If you have a problem with drugs or alcohol, it is always best to seek expert help as soon as possible. Left untreated, a substance misuse issue can soon spiral into full-blown addiction and any drink or drug problem could have serious consequences.
Alcohol alone is the biggest risk factor for death, ill-health and disability among 15-49 year-olds in the UK, and the fifth biggest risk factor across all ages(1). Prescription and illegal drugs can be just as dangerous to your health and addiction of any type can take a toll on relationships, families, work, finances and pretty much every other aspect of your life.
Admitting that you need help is always a big step forward but you might be unsure about the best way forward. It’s natural to think about the NHS and what they might have to offer. The NHS is generally the first stop for most health issues in the UK and it is a wonderful institution in many ways. When it comes to drug and alcohol treatment though, there are definite limitations in what the NHS can offer.
What NHS Rehab Services Are Available?
The NHS does offer treatment for drug and alcohol issues. According to official statistics, more than 275,000 people were in contact with NHS drug and alcohol services over 2020-21. More than half (51%) were in touch for issues with opiates such as heroin, followed by 28% who were there for alcohol problems. A significant proportion were being treated for alcohol and drugs at the same time(2).
The fact that NHS treatment is free at the point of care means that no one in the UK needs to go without treatment if they are struggling with addiction or any other kind of substance misuse issue. Resources are often limited though and there may be waiting times and limitations on the types of treatment available. Research found that there had been a decrease in funding of 17% in drug and alcohol services for adults and a fall of 11% for youth services between 2015–16 and 2021-22(3).
The most effective way of treating serious addiction problems has been shown to be residential rehab. This is where you stay in the rehab centre as a resident and undertake an intense programme of treatments – typically taking at least 28 days. This allows you to tackle every aspect of your addiction with the help of experienced therapists and other professionals, but it can be expensive. NHS resources only very rarely run to this type of treatment for drugs and alcohol and you will generally be offered cheaper options.
These could include general counselling sessions or more specific treatment via drug and alcohol services. This could include a full outpatient rehab programme and some people may be offered substitution therapy – where a less harmful replacement drug is given. This is typically used for opioid treatment.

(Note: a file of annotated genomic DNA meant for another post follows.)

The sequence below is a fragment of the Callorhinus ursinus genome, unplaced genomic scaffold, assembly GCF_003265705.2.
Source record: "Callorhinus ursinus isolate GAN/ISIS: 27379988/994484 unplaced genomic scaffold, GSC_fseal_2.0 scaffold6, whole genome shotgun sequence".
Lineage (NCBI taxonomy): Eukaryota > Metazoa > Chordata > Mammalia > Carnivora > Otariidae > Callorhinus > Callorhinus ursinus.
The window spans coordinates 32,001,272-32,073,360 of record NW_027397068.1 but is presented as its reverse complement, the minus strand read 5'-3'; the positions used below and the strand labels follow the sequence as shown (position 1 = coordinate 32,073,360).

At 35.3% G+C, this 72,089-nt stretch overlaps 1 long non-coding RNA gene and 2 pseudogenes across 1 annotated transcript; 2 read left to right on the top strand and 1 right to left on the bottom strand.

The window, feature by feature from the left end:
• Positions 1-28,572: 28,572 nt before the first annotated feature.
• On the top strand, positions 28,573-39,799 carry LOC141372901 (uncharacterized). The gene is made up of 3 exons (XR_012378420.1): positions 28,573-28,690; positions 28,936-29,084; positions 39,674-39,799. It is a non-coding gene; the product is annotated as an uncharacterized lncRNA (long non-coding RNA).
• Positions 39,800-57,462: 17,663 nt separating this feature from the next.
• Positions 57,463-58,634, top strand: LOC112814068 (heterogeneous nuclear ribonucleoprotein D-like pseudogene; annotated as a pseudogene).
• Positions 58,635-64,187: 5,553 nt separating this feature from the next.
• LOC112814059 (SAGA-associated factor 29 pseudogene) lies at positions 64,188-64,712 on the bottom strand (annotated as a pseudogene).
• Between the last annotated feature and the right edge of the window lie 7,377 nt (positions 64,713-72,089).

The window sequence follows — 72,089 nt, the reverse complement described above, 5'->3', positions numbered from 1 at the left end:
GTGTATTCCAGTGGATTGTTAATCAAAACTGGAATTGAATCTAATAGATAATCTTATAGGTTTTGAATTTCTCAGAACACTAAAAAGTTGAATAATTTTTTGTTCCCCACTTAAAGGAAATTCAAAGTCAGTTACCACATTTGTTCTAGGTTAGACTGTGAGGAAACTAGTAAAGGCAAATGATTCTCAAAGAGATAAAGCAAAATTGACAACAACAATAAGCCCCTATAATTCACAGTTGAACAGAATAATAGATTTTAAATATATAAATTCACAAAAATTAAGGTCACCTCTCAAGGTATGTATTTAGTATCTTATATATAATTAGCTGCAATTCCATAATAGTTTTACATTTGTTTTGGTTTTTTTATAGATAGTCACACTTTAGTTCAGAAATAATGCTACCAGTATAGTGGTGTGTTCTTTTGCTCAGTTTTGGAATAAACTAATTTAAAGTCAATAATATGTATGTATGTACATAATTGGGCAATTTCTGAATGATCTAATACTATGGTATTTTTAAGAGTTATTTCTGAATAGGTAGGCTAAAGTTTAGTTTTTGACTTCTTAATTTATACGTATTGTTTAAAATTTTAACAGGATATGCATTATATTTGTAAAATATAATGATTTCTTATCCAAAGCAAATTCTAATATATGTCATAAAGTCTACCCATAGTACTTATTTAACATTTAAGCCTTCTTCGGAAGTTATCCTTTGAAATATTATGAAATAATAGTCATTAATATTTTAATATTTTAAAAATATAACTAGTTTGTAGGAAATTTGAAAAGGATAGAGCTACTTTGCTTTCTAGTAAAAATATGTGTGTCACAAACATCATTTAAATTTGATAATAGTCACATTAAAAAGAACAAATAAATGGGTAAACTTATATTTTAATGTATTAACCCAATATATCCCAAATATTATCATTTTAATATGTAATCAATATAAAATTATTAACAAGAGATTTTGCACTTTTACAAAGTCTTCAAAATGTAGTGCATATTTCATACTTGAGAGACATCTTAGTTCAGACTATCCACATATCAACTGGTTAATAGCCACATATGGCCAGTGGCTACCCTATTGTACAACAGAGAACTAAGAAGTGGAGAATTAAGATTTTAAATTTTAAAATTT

NHS Outpatient Rehab
The vast majority (98%) of people accessing drug or alcohol treatment do so on an outpatient basis(4). This means that you stay at home and attend various treatment sessions, which may be held at a local clinic or similar setting.
You will be responsible for getting to and from these sessions and will have to show a certain amount of responsibility and motivation – which isn’t always easy when you are in the grip of addiction.
There may also be additional resources such as drop-in centres and support groups that you can attend outside regular treatment sessions. You may receive counselling and low-intensity therapies.
Prescription medication might also be available to help with cravings and withdrawal symptoms. One of the major drawbacks of outpatient treatment, though, is that you will probably have to undergo detoxification – where you get rid of the drugs and alcohol already in your system – with minimal supervision.
Can I get Private Rehab through the NHS?
Private residential rehab offers a number of benefits compared to this type of community-based treatment. For a start, you will be in a secure environment with no access to drugs or alcohol, which makes resisting temptation easier.
You will also be away from the people, places and triggers associated with your drinking or drug use. You will have access to round the clock care and support from experienced professionals and can undertake a high-intensity, structured programme of therapies and other treatments during the course of your stay. You can also undergo detox under medical supervision, which can help with any withdrawal symptoms.
The NHS does not generally run rehab programmes of this type, but some NHS Trusts will occasionally fund patients to attend a private rehab.
In order to qualify, you will generally need to have a severe problem yet be considered a good prospect for recovery. This will usually mean you have already been undergoing treatment via NHS drug and alcohol services. The application process can be lengthy but your keyworker can tell you if this is a potential option for you.
How Do I Start Addiction Treatment?
In general terms, your GP will usually be your first port of call. They will be able to refer you to further drug and alcohol services if you go down the NHS route and any assessment or diagnosis can also be useful as part of the admissions process if you decide private rehab might be your better choice.
You can also contact rehabs direct. At Action Rehab, we help people who suffer from addictions find the right place for their drug and/or alcohol rehabilitation, based on their own individual needs and situation.
Get in Touch
If you think you need help for a drug or alcohol problem, get in touch today. Our friendly and experienced team can guide you through your options and answer any questions you might have. If you think rehab might be your best choice we can start the ball rolling, or point you to other options if they’re a better fit for you.